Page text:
And he’s not a sedevacantist because…?

I realize that my more well read, uh, readers may easily be able to guess the author, and perhaps even source, of the following passage, but I have erased the title in the hopes that you would read these words with an open mind.

If you are a “trad”, how closely does the following match your view of the Second Vatican Council? If you are more of the “neo-Catholic” or “conservative Catholic” bent, how does the following strike you?

^ p. xiii

The matter is quite simple.

If you regard the teachings and reforms of Vatican II as substantially in accord with prior Catholic teaching, then you have absolutely no grounds for resisting or even so much as chafing at them.

Conversely, if the divine gift of Faith within you summons a dissent against patent contradiction(s) with and “corrections of” Catholic tradition, then you have absolutely no basis for regarding the promulgators of such teachings/reforms as authentic shepherds sanctioned by Christ.


About The Codgitator (a cadgertator)

Catholic convert. Quasi-Zorbatic. Freelance interpreter, translator, and web marketer. Former ESL teacher in Taiwan (2003-2012) and former public high school teacher (2012-2014). Married father of three. Multilingual, would-be scholar, and fairly consistent fitness monkey. My research interests include: the interface of religion and science, the history and philosophy of science and technology, ancient and medieval philosophy, and cognitive neuroscience. Please pray for me.
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92 Responses to And he’s not a sedevacantist because…?

  1. Dear Elliot. According to this woman, the problem began much earlier and I think she is on to something monumental here – especially when it comes to Paul VI and why he was the chosen one and how he was educated etc.

    He was prepped for the Papacy and John 23rd was just a place holding pontiff until the time was ripe for revolution.

    Just trying to cheer you up and lighten your load 🙂

  2. Why, I was just watching some equally “encouraging” videos about the same last night. I’ll take a look!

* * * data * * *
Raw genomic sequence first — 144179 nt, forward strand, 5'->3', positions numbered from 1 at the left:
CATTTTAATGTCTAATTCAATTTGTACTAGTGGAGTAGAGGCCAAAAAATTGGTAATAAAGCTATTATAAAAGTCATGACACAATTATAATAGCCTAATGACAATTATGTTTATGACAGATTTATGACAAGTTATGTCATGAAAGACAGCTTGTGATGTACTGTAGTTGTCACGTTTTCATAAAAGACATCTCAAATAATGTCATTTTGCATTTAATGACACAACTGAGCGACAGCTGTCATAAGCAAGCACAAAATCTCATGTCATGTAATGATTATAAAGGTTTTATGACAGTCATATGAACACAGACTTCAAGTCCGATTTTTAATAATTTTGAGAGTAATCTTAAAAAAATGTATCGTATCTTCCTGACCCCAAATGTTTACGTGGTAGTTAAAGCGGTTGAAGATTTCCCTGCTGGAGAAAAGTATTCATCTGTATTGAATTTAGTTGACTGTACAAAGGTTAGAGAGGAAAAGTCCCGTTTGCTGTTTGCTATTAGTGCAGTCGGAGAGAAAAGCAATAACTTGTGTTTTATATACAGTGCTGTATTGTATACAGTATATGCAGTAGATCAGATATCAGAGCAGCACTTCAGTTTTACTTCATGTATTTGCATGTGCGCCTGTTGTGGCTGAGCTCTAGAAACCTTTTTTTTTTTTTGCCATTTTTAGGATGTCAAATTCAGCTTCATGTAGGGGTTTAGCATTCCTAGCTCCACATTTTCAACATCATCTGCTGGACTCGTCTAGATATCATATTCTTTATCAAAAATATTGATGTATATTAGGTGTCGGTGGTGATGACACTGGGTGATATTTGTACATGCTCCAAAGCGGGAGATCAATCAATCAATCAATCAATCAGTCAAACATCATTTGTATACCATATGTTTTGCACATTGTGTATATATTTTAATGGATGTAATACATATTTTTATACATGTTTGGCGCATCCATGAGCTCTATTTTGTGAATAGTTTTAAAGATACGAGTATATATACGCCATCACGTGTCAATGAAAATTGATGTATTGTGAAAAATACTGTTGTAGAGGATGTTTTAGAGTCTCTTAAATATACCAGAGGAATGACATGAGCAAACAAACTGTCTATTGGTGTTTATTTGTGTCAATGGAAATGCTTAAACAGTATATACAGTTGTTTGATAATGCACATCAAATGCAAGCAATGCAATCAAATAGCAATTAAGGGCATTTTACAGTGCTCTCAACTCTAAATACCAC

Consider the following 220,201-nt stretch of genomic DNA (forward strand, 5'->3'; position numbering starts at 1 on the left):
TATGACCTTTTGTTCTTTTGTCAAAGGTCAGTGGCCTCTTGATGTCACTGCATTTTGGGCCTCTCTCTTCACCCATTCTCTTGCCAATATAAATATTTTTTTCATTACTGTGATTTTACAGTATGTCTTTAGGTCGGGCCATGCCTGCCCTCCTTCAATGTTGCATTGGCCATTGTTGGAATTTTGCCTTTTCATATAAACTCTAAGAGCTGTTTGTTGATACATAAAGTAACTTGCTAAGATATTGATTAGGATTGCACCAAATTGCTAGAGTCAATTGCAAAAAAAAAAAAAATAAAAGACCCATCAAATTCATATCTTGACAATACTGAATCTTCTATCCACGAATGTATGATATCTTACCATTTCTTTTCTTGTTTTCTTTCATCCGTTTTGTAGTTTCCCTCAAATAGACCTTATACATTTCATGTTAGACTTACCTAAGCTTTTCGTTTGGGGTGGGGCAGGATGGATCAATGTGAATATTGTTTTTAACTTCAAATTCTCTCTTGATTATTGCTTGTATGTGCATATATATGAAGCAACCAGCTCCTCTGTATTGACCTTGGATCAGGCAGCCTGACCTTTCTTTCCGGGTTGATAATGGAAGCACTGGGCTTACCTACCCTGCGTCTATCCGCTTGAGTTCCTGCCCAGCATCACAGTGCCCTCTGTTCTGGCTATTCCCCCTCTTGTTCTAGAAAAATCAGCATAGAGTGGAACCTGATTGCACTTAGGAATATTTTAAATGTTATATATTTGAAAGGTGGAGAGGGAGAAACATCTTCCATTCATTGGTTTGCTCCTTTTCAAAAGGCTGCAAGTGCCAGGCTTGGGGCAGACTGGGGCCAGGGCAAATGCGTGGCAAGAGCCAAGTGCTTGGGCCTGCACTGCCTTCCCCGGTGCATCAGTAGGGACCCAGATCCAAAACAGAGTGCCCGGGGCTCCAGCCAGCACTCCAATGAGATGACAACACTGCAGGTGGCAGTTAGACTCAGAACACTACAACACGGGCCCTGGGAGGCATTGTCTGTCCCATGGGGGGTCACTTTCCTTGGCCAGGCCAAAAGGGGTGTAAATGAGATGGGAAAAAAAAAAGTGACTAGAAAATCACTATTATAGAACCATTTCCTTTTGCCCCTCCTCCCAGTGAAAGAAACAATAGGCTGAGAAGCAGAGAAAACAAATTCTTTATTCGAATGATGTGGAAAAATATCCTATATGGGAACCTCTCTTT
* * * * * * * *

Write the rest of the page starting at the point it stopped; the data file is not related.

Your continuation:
3. In today’s culture, everything about orthodox Christianity requires apologists, against both the left and the right. And really, Vatican II is no different than any other council in that regard. There have always been those who resisted.

  4. Branch says:

    I don’t understand you’re reasoning.

    The ultimatum you give is clear, and I think we know what “Trads” would conclude about the Council. And then if the contradictions and “corrections” must be rejected, so much the shepherds. But then this: “Just because embracing Vatican II may require a crucifixion of one’s intellect, does not mean it is not orthodox, through a glass darkly, as it were.”

    So, sedevacantism because of the Council is the only choice and yet crucify the intellect and pretend its orthodox? I don’t understand what you’re getting at.

  5. My point is that if the contradictions are unbearable for one, one must cut the Gordian knot. Short of that, one must absorb it all with unflinching faith.

    In a word, I’m trying to walk the tightrope.

    Not very helpful, perhaps, but there it is.

  6. Vatican II is no different than any other council in that regard. There have always been those who resisted.

    V2 was the rocket which exploded in the souls of every single flummoxed faithful and it is of no use to claim it was like every council that preceded it because there were no binding doctrines taught and codified in Canons and Decrees and about which one was excommunicated if they did not adhere to them.

    Hell, even the protocol Mons Lefevbre signed with the Vatican allowed he and his followers to dispute pacifically about the putative doctrines which were the fuel for the V2 rocket.

    Tell us which other council was treated in that fashion; that is, tell us which resister to any other ecumenical council was given leave to resist and even reject parts of a putatively binding council.

  7. 3. With regard to certain points taught by the Second Vatican Council or concerning later reforms of the liturgy and law, and which seem to us able to be reconciled with the Tradition only with difficulty, we commit ourselves to have a positive attitude of study and of communication with the Holy See, avoiding all polemics.

    Papal positivism is pernicious especially now that we are supposed to swallow all manner of novel doctrine and praxis; how can the magisterium said to be binding when it appears to be striving against all which came before its own existence; not to mention that the magisterium itself has publicly cast off previous magisterial authority as no longer binding.

    As to how that does not immediately call into question its own putative binding authority by doing that is beyond me; that is, they were sappers undermining their own authority but did not appear to understand that and such profound disorientation is supposed to reassure me?

  8. Branch says: